Georgia Tech coach Josh Pastner has long asserted that the 2019 next signing class needs to be great. But even before high-profile target Marcus Watson of Buford High announced his commitment to Oklahoma State on Sunday night, Pastner was trying to create some wiggle room on how to judge greatness.
“I have no issues it’s going to be a great (class),” he said. “All I’m saying is, first of all, you’ve got to make sure that the class we sign produces. So the judgement should be, obviously, once they start playing and how they look.”
It was not an unreasonable qualifier. Tech fans need look no farther than the two standouts that they lost from the 2018 team, center Ben Lammers and guard Josh Okogie. Neither arrived at Tech with hype, but went on to become the ACC defensive player of the year and a first-round draft pick, respectively. In fact, of the trio who finished their Jackets careers last season, by far the most celebrated prior to his arrival was guard Tadric Jackson, whose career turned out to be the least productive of the three.
Still, for Tech fans desperate for a basketball renaissance, it was not the sort of declaration that they might have hoped to hear from Pastner, who came to Tech from Memphis in April 2016 with a reputation as a top-flight recruiter. Similarly, early results for the 2019 class have not been overwhelming.
Watson was the third prospect whom Yellow Jackets coaches valued enough – and who likewise considered Tech strongly enough – to bring in for an official visit this fall who has chosen to commit elsewhere, following forward Robbie Beran of Richmond, Va. (Northwestern) and center Orlando Robinson of Los Angeles (Fresno State).
Tech had also scheduled an official visit with small forward Ismael Massoud of the Bronx, N.Y., but he committed to Wake Forest prior to his visit to Tech. It leaves point guard Boogie Ellis, a top-50 guard from San Diego and another valued prospect, but Tech’s competition includes Duke and North Carolina, which does not bode well. Going 0-for-4 (0-for-5 including Massoud) would not be a surprise.
Pastner did receive a commitment on Sunday from junior-college prospect of David Didenko (more below), leaving Tech with two open scholarships for 2019-20. The players who enroll next summer may prove great over time, as was the case with Lammers and Okogie, but it doesn’t seem likely that the 2019 class will stand out in the conventional sense of recruiting rankings, or in the way that Pastner himself shared with the AJC in May 2017.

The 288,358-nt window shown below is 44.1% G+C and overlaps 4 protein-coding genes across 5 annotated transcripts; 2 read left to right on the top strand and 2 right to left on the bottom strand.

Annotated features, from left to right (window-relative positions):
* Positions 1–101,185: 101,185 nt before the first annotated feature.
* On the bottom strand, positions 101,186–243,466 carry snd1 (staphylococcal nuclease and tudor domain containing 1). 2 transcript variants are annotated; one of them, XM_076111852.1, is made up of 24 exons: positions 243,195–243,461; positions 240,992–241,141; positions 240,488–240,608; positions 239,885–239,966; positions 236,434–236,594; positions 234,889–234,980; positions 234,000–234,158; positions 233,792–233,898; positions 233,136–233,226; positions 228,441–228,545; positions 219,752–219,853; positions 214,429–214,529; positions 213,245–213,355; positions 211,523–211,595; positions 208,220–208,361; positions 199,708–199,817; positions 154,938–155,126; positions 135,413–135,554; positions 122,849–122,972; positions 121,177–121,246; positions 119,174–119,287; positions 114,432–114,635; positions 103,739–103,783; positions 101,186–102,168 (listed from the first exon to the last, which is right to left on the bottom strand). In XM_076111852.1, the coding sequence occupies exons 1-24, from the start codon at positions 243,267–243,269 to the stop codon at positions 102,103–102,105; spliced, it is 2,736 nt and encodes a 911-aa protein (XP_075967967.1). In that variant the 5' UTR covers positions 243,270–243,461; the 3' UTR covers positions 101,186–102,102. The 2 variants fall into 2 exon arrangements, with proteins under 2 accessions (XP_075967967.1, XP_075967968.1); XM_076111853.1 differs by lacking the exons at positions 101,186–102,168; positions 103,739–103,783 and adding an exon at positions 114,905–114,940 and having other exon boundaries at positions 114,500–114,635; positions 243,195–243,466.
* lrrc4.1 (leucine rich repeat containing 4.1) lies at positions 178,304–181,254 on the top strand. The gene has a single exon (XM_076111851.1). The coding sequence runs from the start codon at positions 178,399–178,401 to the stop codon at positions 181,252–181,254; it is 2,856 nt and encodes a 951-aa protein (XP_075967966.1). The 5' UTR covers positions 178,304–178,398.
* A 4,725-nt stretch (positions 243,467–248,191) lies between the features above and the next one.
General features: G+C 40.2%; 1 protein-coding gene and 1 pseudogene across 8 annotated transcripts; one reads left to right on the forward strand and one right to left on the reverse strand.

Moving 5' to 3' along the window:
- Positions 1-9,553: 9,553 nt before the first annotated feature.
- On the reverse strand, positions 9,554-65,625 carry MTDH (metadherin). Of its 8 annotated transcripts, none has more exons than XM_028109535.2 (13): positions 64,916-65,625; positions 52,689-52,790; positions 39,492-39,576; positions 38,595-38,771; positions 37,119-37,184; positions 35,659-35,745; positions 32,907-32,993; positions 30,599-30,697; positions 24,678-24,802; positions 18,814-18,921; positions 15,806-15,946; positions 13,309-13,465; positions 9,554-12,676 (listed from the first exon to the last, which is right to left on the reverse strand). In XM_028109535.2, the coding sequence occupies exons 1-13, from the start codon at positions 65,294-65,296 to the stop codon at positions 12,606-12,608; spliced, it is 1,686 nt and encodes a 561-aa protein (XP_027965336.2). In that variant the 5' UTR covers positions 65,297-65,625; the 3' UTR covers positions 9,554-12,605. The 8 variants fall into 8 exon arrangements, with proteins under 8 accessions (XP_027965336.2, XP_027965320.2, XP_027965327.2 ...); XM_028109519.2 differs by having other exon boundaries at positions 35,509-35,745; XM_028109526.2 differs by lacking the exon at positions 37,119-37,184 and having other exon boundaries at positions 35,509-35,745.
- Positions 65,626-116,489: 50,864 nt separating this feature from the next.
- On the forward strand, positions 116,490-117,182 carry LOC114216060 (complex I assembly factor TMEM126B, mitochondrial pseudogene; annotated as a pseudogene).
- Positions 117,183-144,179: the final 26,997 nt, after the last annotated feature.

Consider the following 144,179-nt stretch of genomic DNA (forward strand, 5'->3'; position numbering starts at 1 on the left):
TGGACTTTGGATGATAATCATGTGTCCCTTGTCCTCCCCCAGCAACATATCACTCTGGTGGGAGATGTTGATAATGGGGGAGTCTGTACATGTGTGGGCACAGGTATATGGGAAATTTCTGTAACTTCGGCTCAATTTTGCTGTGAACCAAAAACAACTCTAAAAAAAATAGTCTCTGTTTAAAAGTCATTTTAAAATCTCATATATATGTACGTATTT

“We’ve got to get two or three studs in that class,” he said. “We’ve got to get a couple Josh Okogies in that class.”
Tech continues to recruit other seniors, including forward Chandler Lawson of Memphis, Tenn. Pastner recruited his brothers to Memphis, but they are both now at Kansas, which is also recruiting Chandler. Another is point guard Damion Baugh, a four-star prospect from Memphis whom Pastner reportedly visited on Sunday. (Baugh’s AAU team was founded by former Tech one-and-done star Thaddeus Young.)
But Watson’s decision to play for Oklahoma State and coach Mike Boynton – Watson’s cousin – was a setback, as he is the sort of elite in-state prospect who has eluded Tech, and one that Pastner and his staff seemed capable of bringing in once they were given time to develop relationships. Out of seven high-school prospects signed by Pastner in his first two recruiting cycles, only one is from the state of Georgia – sophomore forward Evan Cole. Freshman guard Michael Devoe is the only one of the seven to be rated in the top 100 of the 247 Sports composite list.
Pastner did also receive the commitment Sunday from Didenko, from Boca Raton, Fla. Didenko was lightly recruited out of high school, and decided to enroll at Palm Beach State College to play against college competition and increase his visibility. A 6-foot-8 forward, Didenko is said to be an excellent perimeter shooter with good passing vision. Didenko’s coach at Palm Beach State, Martin McCann, said that Didenko was drawing the attention of schools such as Virginia Tech, Nebraska and Kansas State through preseason workouts and scrimmages. He will have immediate eligibility and three seasons to play when he enrolls next summer.
The early signing period begins November 14. Pastner may leave one of the two open scholarships unfilled in the fall in hopes of landing a transfer or pick up an unsigned high-school prospect in the spring.